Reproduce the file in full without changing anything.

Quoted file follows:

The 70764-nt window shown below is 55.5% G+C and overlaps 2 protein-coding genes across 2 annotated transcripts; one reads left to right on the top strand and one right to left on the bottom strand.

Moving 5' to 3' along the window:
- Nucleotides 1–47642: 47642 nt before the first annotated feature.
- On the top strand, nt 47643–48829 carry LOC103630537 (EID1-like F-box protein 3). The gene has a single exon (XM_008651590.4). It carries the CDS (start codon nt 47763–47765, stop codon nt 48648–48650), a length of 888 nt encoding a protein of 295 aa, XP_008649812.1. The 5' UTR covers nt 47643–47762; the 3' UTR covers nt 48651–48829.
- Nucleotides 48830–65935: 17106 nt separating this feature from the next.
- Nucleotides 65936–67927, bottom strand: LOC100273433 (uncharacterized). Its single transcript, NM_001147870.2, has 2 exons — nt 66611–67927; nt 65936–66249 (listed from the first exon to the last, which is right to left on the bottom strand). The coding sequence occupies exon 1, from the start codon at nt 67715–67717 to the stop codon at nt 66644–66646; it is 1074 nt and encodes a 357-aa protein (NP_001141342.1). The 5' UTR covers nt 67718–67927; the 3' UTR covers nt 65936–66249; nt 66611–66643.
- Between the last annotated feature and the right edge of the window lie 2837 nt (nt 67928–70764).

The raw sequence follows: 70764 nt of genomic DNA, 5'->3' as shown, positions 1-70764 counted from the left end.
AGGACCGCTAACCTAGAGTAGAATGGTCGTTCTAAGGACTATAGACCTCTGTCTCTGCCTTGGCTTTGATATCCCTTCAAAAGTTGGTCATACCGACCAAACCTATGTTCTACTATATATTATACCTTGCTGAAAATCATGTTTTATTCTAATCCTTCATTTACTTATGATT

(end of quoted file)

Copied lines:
The 70764-nt window shown below is 55.5% G+C and overlaps 2 protein-coding genes across 2 annotated transcripts; one reads left to right on the top strand and one right to left on the bottom strand.

Moving 5' to 3' along the window:
- Nucleotides 1–47642: 47642 nt before the first annotated feature.
- On the top strand, nt 47643–48829 carry LOC103630537 (EID1-like F-box protein 3). The gene has a single exon (XM_008651590.4). It carries the CDS (start codon nt 47763–47765, stop codon nt 48648–48650), a length of 888 nt encoding a protein of 295 aa, XP_008649812.1. The 5' UTR covers nt 47643–47762; the 3' UTR covers nt 48651–48829.
- Nucleotides 48830–65935: 17106 nt separating this feature from the next.
- Nucleotides 65936–67927, bottom strand: LOC100273433 (uncharacterized). Its single transcript, NM_001147870.2, has 2 exons — nt 66611–67927; nt 65936–66249 (listed from the first exon to the last, which is right to left on the bottom strand). The coding sequence occupies exon 1, from the start codon at nt 67715–67717 to the stop codon at nt 66644–66646; it is 1074 nt and encodes a 357-aa protein (NP_001141342.1). The 5' UTR covers nt 67718–67927; the 3' UTR covers nt 65936–66249; nt 66611–66643.
- Between the last annotated feature and the right edge of the window lie 2837 nt (nt 67928–70764).

The raw sequence follows: 70764 nt of genomic DNA, 5'->3' as shown, positions 1-70764 counted from the left end.
AGGACCGCTAACCTAGAGTAGAATGGTCGTTCTAAGGACTATAGACCTCTGTCTCTGCCTTGGCTTTGATATCCCTTCAAAAGTTGGTCATACCGACCAAACCTATGTTCTACTATATATTATACCTTGCTGAAAATCATGTTTTATTCTAATCCTTCATTTACTTATGATT